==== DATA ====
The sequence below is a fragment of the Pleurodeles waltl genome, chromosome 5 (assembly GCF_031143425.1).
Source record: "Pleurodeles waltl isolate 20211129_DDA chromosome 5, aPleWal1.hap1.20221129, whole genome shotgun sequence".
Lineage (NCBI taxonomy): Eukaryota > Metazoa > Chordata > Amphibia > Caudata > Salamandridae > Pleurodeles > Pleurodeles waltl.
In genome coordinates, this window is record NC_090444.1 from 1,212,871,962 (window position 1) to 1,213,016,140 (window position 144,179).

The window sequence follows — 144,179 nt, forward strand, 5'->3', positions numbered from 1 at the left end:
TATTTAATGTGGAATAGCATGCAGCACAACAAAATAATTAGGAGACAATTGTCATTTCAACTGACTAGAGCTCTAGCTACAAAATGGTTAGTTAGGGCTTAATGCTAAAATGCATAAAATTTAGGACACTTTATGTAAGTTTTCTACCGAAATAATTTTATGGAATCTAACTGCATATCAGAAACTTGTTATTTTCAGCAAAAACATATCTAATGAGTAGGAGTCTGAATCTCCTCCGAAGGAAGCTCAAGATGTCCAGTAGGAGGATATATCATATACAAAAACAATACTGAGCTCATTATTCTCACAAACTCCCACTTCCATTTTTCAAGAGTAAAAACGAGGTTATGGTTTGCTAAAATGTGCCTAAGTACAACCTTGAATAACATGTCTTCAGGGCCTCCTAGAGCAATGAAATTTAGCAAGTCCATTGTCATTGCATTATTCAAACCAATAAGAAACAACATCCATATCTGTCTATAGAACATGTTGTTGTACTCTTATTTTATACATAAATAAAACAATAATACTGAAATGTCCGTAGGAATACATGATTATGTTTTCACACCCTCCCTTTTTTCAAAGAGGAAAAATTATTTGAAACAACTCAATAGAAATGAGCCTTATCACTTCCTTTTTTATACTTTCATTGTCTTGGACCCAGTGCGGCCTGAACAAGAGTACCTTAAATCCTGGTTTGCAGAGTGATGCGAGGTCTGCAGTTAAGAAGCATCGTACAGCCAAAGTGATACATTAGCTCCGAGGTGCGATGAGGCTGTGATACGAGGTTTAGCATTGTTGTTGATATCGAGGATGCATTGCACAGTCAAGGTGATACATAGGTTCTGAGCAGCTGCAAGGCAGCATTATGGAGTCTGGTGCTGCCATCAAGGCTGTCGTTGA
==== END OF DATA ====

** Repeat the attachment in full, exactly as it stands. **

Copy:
The sequence below is a fragment of the Pleurodeles waltl genome, chromosome 5 (assembly GCF_031143425.1).
Source record: "Pleurodeles waltl isolate 20211129_DDA chromosome 5, aPleWal1.hap1.20221129, whole genome shotgun sequence".
Lineage (NCBI taxonomy): Eukaryota > Metazoa > Chordata > Amphibia > Caudata > Salamandridae > Pleurodeles > Pleurodeles waltl.
In genome coordinates, this window is record NC_090444.1 from 1,212,871,962 (window position 1) to 1,213,016,140 (window position 144,179).

The window sequence follows — 144,179 nt, forward strand, 5'->3', positions numbered from 1 at the left end:
TATTTAATGTGGAATAGCATGCAGCACAACAAAATAATTAGGAGACAATTGTCATTTCAACTGACTAGAGCTCTAGCTACAAAATGGTTAGTTAGGGCTTAATGCTAAAATGCATAAAATTTAGGACACTTTATGTAAGTTTTCTACCGAAATAATTTTATGGAATCTAACTGCATATCAGAAACTTGTTATTTTCAGCAAAAACATATCTAATGAGTAGGAGTCTGAATCTCCTCCGAAGGAAGCTCAAGATGTCCAGTAGGAGGATATATCATATACAAAAACAATACTGAGCTCATTATTCTCACAAACTCCCACTTCCATTTTTCAAGAGTAAAAACGAGGTTATGGTTTGCTAAAATGTGCCTAAGTACAACCTTGAATAACATGTCTTCAGGGCCTCCTAGAGCAATGAAATTTAGCAAGTCCATTGTCATTGCATTATTCAAACCAATAAGAAACAACATCCATATCTGTCTATAGAACATGTTGTTGTACTCTTATTTTATACATAAATAAAACAATAATACTGAAATGTCCGTAGGAATACATGATTATGTTTTCACACCCTCCCTTTTTTCAAAGAGGAAAAATTATTTGAAACAACTCAATAGAAATGAGCCTTATCACTTCCTTTTTTATACTTTCATTGTCTTGGACCCAGTGCGGCCTGAACAAGAGTACCTTAAATCCTGGTTTGCAGAGTGATGCGAGGTCTGCAGTTAAGAAGCATCGTACAGCCAAAGTGATACATTAGCTCCGAGGTGCGATGAGGCTGTGATACGAGGTTTAGCATTGTTGTTGATATCGAGGATGCATTGCACAGTCAAGGTGATACATAGGTTCTGAGCAGCTGCAAGGCAGCATTATGGAGTCTGGTGCTGCCATCAAGGCTGTCGTTGA